In 1929 Cassirer took part in an historically significant encounter with Martin Heidegger in Davos. Cassirer argues that while Kant's Critique of Pure Reason emphasizes human temporality and finitude, he also sought to situate human cognition within a broader conception of humanity. Cassirer challenges Heidegger's relativism by invoking the universal validity of truths discovered by the exact and moral sciences.

Cassirer believed that reason's self-realization leads to human liberation. Mazlish (2000) however notes that Cassirer in his The Philosophy of the Enlightenment (1932) focuses exclusively on ideas, ignoring the political and social context in which they were produced.

In The Logic of the Cultural Sciences (1942) Cassirer argues that objective and universal validity can not only be achieved in the sciences, but also in practical, cultural, moral, and aesthetic phenomena. Although inter-subjective objective validity in the natural sciences derives from universal laws of nature, Cassirer asserts that an analogous type of inter-subjective objective validity takes place in the cultural sciences.

Cassirer as head of Univ of Hamburg 1929-1930 UHH/Archive

Cassirer's last work The Myth of the State (1946) was published posthumously; at one level it is an attempt to understand the intellectual origins of Nazi Germany. Cassirer sees Nazi Germany as a society in which the dangerous power of myth is not checked or subdued by superior forces. 

The book discusses the opposition of logos and mythos in Greek thought, Plato's Republic, the medieval theory of the state, Machiavelli, Thomas Carlyle's writings on hero worship, the racial theories of Arthur de Govineau and Hegel. 

Cassirer claimed that in 20th century politics there was a return, with the passive acquiescence of Martin Heidegger, to the irrationality of myth, and in particular to a belief that there is such a thing as destiny.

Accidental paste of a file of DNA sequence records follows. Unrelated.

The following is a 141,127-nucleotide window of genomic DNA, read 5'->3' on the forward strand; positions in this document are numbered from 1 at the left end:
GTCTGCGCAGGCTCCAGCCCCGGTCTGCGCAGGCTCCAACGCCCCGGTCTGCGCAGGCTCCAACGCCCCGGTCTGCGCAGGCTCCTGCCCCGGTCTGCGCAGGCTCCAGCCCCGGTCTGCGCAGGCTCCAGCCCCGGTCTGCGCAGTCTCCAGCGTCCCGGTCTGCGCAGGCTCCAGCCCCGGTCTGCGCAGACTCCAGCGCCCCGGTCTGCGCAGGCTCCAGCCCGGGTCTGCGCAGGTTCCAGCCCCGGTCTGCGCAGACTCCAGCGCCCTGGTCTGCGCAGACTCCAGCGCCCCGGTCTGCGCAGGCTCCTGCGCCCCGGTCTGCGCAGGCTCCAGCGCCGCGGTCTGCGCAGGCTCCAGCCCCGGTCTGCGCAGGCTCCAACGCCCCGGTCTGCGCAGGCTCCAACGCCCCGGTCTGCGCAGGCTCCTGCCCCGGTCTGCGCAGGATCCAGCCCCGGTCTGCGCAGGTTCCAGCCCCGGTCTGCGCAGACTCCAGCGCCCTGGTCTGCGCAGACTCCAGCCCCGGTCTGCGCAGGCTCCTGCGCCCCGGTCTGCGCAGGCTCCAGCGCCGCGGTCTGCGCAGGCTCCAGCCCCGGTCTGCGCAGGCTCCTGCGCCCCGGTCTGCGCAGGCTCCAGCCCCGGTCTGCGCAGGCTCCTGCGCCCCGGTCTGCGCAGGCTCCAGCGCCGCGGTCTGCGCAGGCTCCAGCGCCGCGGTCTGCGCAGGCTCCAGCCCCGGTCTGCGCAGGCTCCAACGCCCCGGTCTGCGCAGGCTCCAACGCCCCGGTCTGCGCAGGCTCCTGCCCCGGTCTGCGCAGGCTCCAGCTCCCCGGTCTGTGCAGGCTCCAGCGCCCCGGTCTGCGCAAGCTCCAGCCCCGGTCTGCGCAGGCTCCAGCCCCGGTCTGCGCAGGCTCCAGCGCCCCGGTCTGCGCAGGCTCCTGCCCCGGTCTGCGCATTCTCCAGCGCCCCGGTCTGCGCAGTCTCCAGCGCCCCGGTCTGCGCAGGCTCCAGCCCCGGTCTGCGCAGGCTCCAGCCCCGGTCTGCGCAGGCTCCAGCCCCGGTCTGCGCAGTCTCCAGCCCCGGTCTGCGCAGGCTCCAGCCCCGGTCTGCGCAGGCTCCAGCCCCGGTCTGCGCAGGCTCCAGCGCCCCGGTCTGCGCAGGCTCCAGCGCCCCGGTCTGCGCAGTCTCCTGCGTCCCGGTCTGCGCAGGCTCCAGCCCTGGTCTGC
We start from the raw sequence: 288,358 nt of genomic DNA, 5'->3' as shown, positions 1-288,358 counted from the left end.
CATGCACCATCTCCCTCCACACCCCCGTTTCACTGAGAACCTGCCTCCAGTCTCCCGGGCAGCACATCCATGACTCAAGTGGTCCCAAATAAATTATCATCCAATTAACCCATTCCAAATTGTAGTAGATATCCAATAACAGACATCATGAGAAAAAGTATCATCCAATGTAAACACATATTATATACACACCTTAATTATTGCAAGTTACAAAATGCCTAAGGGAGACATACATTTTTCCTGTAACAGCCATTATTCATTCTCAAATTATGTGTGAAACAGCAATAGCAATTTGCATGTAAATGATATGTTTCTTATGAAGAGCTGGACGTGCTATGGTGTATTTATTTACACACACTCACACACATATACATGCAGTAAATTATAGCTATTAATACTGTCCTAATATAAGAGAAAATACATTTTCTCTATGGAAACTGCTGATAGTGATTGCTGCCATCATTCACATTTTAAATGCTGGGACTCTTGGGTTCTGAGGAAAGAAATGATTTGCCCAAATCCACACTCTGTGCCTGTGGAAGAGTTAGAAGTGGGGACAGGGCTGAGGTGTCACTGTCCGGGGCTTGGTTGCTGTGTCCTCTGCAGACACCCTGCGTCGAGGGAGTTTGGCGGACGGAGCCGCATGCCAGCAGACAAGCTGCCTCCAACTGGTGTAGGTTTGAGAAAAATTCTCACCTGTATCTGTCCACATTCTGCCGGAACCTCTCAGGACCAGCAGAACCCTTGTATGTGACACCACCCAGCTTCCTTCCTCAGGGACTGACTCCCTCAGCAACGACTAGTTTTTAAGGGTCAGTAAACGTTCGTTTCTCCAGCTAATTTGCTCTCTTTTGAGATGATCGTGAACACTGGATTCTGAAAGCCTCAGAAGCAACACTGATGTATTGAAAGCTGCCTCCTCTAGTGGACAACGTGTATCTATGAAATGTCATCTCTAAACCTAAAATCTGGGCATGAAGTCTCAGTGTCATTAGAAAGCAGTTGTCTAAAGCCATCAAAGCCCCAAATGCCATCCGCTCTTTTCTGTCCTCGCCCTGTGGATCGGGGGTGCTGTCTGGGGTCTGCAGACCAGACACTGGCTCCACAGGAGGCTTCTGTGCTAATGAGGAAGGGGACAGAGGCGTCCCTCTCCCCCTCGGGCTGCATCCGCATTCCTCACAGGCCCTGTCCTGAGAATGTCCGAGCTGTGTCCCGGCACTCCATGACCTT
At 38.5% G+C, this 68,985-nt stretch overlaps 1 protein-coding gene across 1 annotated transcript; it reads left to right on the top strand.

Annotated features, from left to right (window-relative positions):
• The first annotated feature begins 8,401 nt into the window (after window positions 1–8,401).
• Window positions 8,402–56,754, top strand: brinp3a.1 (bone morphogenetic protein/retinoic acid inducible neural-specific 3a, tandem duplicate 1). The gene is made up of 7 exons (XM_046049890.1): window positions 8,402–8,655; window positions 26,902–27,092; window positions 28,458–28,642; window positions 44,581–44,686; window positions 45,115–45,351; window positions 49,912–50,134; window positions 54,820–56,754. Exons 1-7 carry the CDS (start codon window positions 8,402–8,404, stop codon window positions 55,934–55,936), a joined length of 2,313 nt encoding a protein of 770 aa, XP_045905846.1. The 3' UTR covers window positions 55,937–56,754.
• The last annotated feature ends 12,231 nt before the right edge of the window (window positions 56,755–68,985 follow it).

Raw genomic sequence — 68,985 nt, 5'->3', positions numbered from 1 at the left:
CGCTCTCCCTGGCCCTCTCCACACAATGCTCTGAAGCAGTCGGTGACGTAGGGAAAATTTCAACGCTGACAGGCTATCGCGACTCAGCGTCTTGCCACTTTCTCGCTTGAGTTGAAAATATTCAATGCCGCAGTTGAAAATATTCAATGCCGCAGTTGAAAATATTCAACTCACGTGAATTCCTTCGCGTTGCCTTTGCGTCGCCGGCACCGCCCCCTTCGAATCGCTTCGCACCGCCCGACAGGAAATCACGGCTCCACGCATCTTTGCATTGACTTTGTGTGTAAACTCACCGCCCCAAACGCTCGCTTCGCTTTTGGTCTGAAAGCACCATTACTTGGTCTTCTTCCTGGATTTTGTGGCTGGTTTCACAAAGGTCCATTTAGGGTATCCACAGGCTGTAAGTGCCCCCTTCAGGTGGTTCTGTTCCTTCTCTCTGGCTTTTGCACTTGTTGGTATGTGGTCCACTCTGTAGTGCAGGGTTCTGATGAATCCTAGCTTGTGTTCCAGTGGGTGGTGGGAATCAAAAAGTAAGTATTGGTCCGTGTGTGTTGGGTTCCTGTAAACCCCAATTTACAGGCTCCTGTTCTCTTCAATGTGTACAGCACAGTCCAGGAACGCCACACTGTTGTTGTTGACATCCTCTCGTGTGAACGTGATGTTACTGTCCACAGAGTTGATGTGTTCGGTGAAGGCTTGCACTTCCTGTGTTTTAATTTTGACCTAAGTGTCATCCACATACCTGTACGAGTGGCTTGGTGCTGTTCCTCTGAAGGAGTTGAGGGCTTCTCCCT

Of this passive acquiescence, Cassirer says that in departing from Husserl's belief in an objective, logical basis for philosophy, Heidegger attenuated the ability of philosophy to oppose the resurgence of myth in German politics of the 1930s.


  • Substance and Function (1910) & Einstein's Theory of Relativity (1921), English translation 1923 Kant's Life and Thought (1918), English translation 1981
  • Philosophy of Symbolic Forms (1923–29), English translation 1953–1957
  • Language and Myth (1925), English translation 1946 by Susanne K. Langer
  • The Individual and the Cosmos in Renaissance Philosophy (1927), English translation 1963 by Mario Domandi
  • Philosophy of the Enlightenment (1932), English translation 1951
  • Determinism and Indeterminism in Modern Physics: Historical and Systematic Studies of the Problem of Causality (1936), English translation 1956
  • The Logic of the Cultural Sciences (1942), English translation 2000 by S.G. Lofts (previously translated in 1961 as The Logic of the Humanities)
  • An Essay on Man (written and published in English) (1944)
  • The Myth of the State (written and published in English) (posthumous) (1946)
  • The Problem of Knowledge: Philosophy, Science, and History since Hegel (1950) 
  • Symbol, Myth, and Culture: Essays and Lectures of Ernst Cassirer, 1935-1945 ed. by Donald Phillip Verene (1981)

Source: Wikipedia